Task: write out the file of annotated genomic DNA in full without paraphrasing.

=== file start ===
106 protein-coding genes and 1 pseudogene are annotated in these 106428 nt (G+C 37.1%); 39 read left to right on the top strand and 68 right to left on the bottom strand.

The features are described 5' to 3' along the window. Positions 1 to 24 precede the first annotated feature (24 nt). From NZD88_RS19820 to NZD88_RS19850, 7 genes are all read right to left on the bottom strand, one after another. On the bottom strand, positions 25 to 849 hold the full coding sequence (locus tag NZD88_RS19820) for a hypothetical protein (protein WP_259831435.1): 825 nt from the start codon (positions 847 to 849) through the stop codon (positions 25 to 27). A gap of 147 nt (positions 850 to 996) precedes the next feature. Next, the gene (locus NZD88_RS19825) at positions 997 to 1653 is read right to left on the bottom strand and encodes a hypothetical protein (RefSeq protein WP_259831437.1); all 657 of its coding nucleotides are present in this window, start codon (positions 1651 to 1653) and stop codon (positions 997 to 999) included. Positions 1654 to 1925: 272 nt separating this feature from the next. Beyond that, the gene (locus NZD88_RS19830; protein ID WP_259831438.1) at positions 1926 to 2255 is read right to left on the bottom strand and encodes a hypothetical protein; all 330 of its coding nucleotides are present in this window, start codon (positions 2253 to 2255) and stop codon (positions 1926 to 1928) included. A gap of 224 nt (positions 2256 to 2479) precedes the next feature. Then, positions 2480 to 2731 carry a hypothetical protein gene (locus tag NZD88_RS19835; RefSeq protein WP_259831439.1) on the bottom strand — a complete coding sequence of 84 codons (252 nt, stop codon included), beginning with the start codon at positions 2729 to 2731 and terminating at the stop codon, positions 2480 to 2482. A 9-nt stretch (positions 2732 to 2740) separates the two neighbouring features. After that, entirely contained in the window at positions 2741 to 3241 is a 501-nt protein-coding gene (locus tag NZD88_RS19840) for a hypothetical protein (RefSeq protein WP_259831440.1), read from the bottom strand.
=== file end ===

106 protein-coding genes and 1 pseudogene are annotated in these 106428 nt (G+C 37.1%); 39 read left to right on the top strand and 68 right to left on the bottom strand.

The features are described 5' to 3' along the window. Positions 1 to 24 precede the first annotated feature (24 nt). From NZD88_RS19820 to NZD88_RS19850, 7 genes are all read right to left on the bottom strand, one after another. On the bottom strand, positions 25 to 849 hold the full coding sequence (locus tag NZD88_RS19820) for a hypothetical protein (protein WP_259831435.1): 825 nt from the start codon (positions 847 to 849) through the stop codon (positions 25 to 27). A gap of 147 nt (positions 850 to 996) precedes the next feature. Next, the gene (locus NZD88_RS19825) at positions 997 to 1653 is read right to left on the bottom strand and encodes a hypothetical protein (RefSeq protein WP_259831437.1); all 657 of its coding nucleotides are present in this window, start codon (positions 1651 to 1653) and stop codon (positions 997 to 999) included. Positions 1654 to 1925: 272 nt separating this feature from the next. Beyond that, the gene (locus NZD88_RS19830; protein ID WP_259831438.1) at positions 1926 to 2255 is read right to left on the bottom strand and encodes a hypothetical protein; all 330 of its coding nucleotides are present in this window, start codon (positions 2253 to 2255) and stop codon (positions 1926 to 1928) included. A gap of 224 nt (positions 2256 to 2479) precedes the next feature. Then, positions 2480 to 2731 carry a hypothetical protein gene (locus tag NZD88_RS19835; RefSeq protein WP_259831439.1) on the bottom strand — a complete coding sequence of 84 codons (252 nt, stop codon included), beginning with the start codon at positions 2729 to 2731 and terminating at the stop codon, positions 2480 to 2482. A 9-nt stretch (positions 2732 to 2740) separates the two neighbouring features. After that, entirely contained in the window at positions 2741 to 3241 is a 501-nt protein-coding gene (locus tag NZD88_RS19840) for a hypothetical protein (RefSeq protein WP_259831440.1), read from the bottom strand.